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Pandemic Can't Derail Many Changes Already Underway In The Office Sector

Landlords and property managers know many office buildings need drastic changes before now-homebound workers feel it’s safe to return. Decade-long trends that introduced open offices, bench seating arrangements and shrunken individual workspaces may reverse.

But even as stakeholders begin planning for the inevitable day when offices reopen, they should recognize that several other recent trends that also transformed the sector may have staying power. Sorting out which innovations should be ditched and which ones still meet tenants’ needs will require taking a few deep breaths and recognizing it’s premature to make irreversible decisions when responding to a little-understood virus.

Exterior of Continental Towers
Exterior of Continental Towers

Perhaps the most radical change for office since 2009 was the migration of companies from suburban campuses to sleek downtown properties. Many now speculate that fears of high-density, urban districts will reverse the trend as tenants seek out wide-open suburban spaces, according to an April 19 New York Times report. Other experts disagree, as economic conditions, at least in the near term, will limit options to move.

“It’s way too early, because we’re clearly in a recession, and we’ll be in a recession for a while, and generally during a recession people just don’t get up and move,” GlenStar Properties managing principal Michael Klein said Tuesday during Bisnow’s Chicago Virtual Town Hall.

Klein’s Chicago-based firm owns and operates office properties in the suburbs and Chicago’s central business district, including the 911K SF Continental Towers in Palatine, the 1M SF Schaumburg Corporate Center and the Chicago Board of Trade building in the Central Loop.

The lack of any major shifts in the short term does not mean the coronavirus crisis won’t eventually motivate some downtown companies to leave for the suburbs, Klein added. But if that happens, such moves will most likely happen over a number of years, especially if fears of the virus linger even after the worst is over and users start to feel the suburban region’s lower density will make it easier to continue practicing some forms of social distancing.

“Suburban Chicago will be a little bit easier to figure out than if you’re in a 50-story building downtown,” Klein said.

The suburbs-to-downtown migration may have already started to ebb anyway, as the young workers who drove the trend start families and no longer want to live in small apartments in the urban core, he added. Once the current recession ends, that new movement could begin again, and talent-hungry firms may follow.

“We saw it 18 months ago from the residential side that there were some millennials that had gotten married a little later [than previous generations], had kids and started to move to the suburbs,” Klein said.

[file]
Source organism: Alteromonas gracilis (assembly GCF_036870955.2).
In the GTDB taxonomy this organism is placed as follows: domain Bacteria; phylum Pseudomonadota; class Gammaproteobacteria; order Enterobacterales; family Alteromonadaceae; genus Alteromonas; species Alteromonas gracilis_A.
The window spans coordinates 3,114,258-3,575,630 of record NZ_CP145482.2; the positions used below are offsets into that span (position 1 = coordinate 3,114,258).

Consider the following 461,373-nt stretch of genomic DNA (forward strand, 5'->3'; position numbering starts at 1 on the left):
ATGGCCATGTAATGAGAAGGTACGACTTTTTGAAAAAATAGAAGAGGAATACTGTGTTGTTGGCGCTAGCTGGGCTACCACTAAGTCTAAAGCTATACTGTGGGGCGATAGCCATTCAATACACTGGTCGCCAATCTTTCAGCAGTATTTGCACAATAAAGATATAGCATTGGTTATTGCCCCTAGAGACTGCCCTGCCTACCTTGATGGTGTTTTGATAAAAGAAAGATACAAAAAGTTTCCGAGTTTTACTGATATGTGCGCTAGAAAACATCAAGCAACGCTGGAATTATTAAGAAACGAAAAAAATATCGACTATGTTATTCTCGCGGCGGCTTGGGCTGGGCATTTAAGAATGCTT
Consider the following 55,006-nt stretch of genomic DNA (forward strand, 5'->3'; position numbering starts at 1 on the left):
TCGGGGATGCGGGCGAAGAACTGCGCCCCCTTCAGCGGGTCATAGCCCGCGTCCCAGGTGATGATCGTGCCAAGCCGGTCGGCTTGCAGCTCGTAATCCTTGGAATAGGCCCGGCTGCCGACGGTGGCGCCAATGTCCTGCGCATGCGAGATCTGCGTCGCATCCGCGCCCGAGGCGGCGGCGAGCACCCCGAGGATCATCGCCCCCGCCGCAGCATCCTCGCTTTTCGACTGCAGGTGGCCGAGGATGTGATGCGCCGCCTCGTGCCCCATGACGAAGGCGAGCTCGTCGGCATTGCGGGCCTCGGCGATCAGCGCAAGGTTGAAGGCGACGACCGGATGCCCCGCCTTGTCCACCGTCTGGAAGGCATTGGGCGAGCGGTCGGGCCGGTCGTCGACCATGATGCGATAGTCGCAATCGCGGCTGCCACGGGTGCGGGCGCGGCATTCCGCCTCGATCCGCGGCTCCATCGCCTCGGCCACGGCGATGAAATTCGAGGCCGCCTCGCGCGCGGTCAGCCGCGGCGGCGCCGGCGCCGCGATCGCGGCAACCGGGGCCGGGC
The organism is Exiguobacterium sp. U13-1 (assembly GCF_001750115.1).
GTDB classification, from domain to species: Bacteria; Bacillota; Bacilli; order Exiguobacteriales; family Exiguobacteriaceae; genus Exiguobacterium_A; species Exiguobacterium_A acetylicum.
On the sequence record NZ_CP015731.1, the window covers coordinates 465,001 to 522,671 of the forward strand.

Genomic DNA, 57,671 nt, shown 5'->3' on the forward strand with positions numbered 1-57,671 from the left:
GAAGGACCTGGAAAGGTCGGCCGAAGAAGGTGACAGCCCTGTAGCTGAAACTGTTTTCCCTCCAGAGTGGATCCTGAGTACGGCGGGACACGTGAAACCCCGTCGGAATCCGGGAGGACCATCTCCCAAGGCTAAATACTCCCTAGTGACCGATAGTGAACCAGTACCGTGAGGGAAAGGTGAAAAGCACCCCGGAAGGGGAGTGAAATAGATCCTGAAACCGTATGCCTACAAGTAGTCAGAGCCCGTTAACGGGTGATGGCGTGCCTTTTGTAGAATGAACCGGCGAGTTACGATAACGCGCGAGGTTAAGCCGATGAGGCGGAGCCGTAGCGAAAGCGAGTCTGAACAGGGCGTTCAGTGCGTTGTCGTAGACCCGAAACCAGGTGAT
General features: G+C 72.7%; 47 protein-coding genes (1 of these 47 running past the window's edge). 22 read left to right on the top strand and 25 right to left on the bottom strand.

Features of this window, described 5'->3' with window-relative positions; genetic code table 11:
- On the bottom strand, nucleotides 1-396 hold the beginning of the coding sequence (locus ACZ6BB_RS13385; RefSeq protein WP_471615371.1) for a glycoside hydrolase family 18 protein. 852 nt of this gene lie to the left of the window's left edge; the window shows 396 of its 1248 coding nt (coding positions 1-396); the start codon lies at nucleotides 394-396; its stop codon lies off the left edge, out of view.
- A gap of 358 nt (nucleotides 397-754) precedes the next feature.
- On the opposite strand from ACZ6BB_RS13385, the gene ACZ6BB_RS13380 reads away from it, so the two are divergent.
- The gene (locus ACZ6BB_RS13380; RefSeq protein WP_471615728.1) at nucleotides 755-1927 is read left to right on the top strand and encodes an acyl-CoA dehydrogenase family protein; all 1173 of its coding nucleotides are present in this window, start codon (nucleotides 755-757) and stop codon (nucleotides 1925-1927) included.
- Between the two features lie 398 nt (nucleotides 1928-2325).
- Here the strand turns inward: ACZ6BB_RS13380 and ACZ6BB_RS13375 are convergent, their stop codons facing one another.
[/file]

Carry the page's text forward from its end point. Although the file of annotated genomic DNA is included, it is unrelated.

Even though workers will find more outdoor space at GlenStar properties like Continental Towers and Bannockburn Lakes, a north suburban complex on 45 acres with walking trails and green space, such demographic change takes time.

“They’re going to be more popular, but it’s not going to be an extreme where everybody runs to the burbs and says, ‘I’ve got to be on 45 acres,’” Klein said.

Pandemic Can't Derail Many Changes Already Underway In The Office Sector
GlenStar Properties managing principal Michael Klein, Bisnow Chicago Business Director Zak Guysenir and Wright Heerema Architects principal Stephen Wright.

Changes to office design are also on the way, but Stephen Wright, principal of Chicago-based architectural firm Wright Heerema Architects, said that although more companies will start installing barriers between workspaces, breaking up huddle rooms into individual spaces, and utilizing technology to ensure doors and elevator buttons can be used without physical touches, other aspects of office life will either look similar or change modestly.

One fear among landlords is that as many tenants have found they can efficiently run their companies with at-home workforces, it will reduce demand for space, Wright said. But the need to put more space between workers should significantly boost the amount of square feet allotted to each person.

“That would tend to balance out the grave projections that people were going to cut their space 50%,” Wright said.

He also sees signs that when the pandemic subsides, many firms will decide to bring most workers back to the office, even if it costs more. Blackstone President Jon Gray said in an April 22 call with analysts that in-person collaboration is key to the company’s success, Wright pointed out.

“I still believe in the fullness of time. I mean, working at home, we’ve made it work, but we think it’s better [to be in the office],” Gray said. “We’re much more efficient when we’re together.”

Klein said GlenStar is in the midst of constant conversations with its tenants, property managers, investors and the brokerage community and usually hears something similar.

“What the middle, reasonable ground will be is that square footage per person won’t go up dramatically but will go up to create spacing, and that will be offset by having a little bit of an increase in the number of people working from home,” Klein said.

Wright’s conversation with the head of a large corporate user, among many others, led him to a similar conclusion.

“She didn’t want to make permanent plans for her space and how she was going to occupy it for a year,” he said. “She wants to see how everything opens back up and what people’s real opinions were about working from home.”

“It’s really, really early,” Klein added. “We’re sort of in inning one, and maybe there’s just one out. Look out to maybe the second inning, not the ninth, and take it one day at a time.”